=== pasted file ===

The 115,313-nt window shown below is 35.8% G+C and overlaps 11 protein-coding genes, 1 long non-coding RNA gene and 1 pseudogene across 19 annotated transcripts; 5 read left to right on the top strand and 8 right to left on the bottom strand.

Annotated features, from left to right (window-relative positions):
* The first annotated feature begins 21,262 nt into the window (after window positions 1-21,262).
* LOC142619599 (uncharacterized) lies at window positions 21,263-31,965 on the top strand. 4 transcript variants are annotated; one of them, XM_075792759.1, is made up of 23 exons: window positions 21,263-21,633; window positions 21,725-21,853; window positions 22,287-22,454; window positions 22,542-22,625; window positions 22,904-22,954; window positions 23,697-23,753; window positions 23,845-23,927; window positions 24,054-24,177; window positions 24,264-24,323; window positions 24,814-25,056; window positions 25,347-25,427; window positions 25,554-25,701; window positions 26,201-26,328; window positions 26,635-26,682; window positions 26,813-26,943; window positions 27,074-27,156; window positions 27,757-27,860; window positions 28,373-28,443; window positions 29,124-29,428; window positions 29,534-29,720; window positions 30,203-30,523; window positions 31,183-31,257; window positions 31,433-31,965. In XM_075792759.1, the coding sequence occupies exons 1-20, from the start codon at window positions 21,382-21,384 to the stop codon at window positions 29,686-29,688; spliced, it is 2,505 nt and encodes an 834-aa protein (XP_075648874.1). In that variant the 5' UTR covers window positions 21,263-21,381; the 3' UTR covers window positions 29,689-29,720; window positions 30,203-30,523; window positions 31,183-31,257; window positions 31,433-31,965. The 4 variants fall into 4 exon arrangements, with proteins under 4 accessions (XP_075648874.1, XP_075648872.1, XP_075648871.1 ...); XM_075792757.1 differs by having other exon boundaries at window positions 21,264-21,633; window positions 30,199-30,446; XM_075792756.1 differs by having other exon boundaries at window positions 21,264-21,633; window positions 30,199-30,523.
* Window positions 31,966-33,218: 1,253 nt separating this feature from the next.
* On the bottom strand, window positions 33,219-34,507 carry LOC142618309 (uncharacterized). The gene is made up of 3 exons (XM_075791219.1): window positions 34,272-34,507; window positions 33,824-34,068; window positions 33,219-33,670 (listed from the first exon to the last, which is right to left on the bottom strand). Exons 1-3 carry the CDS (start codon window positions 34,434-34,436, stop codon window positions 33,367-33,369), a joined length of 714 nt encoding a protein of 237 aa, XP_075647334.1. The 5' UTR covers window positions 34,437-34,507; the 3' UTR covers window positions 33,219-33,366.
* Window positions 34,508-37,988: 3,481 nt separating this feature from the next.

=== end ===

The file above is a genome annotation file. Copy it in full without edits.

The 115,313-nt window shown below is 35.8% G+C and overlaps 11 protein-coding genes, 1 long non-coding RNA gene and 1 pseudogene across 19 annotated transcripts; 5 read left to right on the top strand and 8 right to left on the bottom strand.

Annotated features, from left to right (window-relative positions):
* The first annotated feature begins 21,262 nt into the window (after window positions 1-21,262).
* LOC142619599 (uncharacterized) lies at window positions 21,263-31,965 on the top strand. 4 transcript variants are annotated; one of them, XM_075792759.1, is made up of 23 exons: window positions 21,263-21,633; window positions 21,725-21,853; window positions 22,287-22,454; window positions 22,542-22,625; window positions 22,904-22,954; window positions 23,697-23,753; window positions 23,845-23,927; window positions 24,054-24,177; window positions 24,264-24,323; window positions 24,814-25,056; window positions 25,347-25,427; window positions 25,554-25,701; window positions 26,201-26,328; window positions 26,635-26,682; window positions 26,813-26,943; window positions 27,074-27,156; window positions 27,757-27,860; window positions 28,373-28,443; window positions 29,124-29,428; window positions 29,534-29,720; window positions 30,203-30,523; window positions 31,183-31,257; window positions 31,433-31,965. In XM_075792759.1, the coding sequence occupies exons 1-20, from the start codon at window positions 21,382-21,384 to the stop codon at window positions 29,686-29,688; spliced, it is 2,505 nt and encodes an 834-aa protein (XP_075648874.1). In that variant the 5' UTR covers window positions 21,263-21,381; the 3' UTR covers window positions 29,689-29,720; window positions 30,203-30,523; window positions 31,183-31,257; window positions 31,433-31,965. The 4 variants fall into 4 exon arrangements, with proteins under 4 accessions (XP_075648874.1, XP_075648872.1, XP_075648871.1 ...); XM_075792757.1 differs by having other exon boundaries at window positions 21,264-21,633; window positions 30,199-30,446; XM_075792756.1 differs by having other exon boundaries at window positions 21,264-21,633; window positions 30,199-30,523.
* Window positions 31,966-33,218: 1,253 nt separating this feature from the next.
* On the bottom strand, window positions 33,219-34,507 carry LOC142618309 (uncharacterized). The gene is made up of 3 exons (XM_075791219.1): window positions 34,272-34,507; window positions 33,824-34,068; window positions 33,219-33,670 (listed from the first exon to the last, which is right to left on the bottom strand). Exons 1-3 carry the CDS (start codon window positions 34,434-34,436, stop codon window positions 33,367-33,369), a joined length of 714 nt encoding a protein of 237 aa, XP_075647334.1. The 5' UTR covers window positions 34,437-34,507; the 3' UTR covers window positions 33,219-33,366.
* Window positions 34,508-37,988: 3,481 nt separating this feature from the next.